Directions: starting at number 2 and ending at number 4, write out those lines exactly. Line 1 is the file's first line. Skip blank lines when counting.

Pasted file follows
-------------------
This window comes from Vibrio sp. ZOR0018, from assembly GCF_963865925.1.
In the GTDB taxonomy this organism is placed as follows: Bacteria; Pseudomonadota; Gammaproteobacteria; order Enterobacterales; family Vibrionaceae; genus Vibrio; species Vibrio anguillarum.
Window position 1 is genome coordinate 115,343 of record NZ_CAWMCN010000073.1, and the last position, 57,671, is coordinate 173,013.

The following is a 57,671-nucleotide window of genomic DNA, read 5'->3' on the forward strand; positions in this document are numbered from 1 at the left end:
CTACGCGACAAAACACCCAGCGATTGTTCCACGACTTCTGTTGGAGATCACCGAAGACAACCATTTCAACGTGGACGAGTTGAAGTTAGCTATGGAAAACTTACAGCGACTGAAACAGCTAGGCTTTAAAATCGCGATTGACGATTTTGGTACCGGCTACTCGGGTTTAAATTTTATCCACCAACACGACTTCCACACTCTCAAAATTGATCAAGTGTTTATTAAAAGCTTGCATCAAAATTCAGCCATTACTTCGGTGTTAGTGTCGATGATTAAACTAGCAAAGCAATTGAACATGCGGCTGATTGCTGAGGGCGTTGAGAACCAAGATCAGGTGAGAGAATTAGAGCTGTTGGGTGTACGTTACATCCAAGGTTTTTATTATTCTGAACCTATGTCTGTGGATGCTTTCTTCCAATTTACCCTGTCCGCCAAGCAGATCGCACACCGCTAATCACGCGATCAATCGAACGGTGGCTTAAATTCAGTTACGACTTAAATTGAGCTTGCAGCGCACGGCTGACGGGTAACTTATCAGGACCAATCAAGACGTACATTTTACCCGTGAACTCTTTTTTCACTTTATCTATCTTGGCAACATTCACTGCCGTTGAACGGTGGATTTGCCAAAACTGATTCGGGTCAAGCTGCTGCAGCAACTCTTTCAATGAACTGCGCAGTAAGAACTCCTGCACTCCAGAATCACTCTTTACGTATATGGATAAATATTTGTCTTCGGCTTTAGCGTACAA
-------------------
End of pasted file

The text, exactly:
In the GTDB taxonomy this organism is placed as follows: Bacteria; Pseudomonadota; Gammaproteobacteria; order Enterobacterales; family Vibrionaceae; genus Vibrio; species Vibrio anguillarum.
Window position 1 is genome coordinate 115,343 of record NZ_CAWMCN010000073.1, and the last position, 57,671, is coordinate 173,013.

The following is a 57,671-nucleotide window of genomic DNA, read 5'->3' on the forward strand; positions in this document are numbered from 1 at the left end: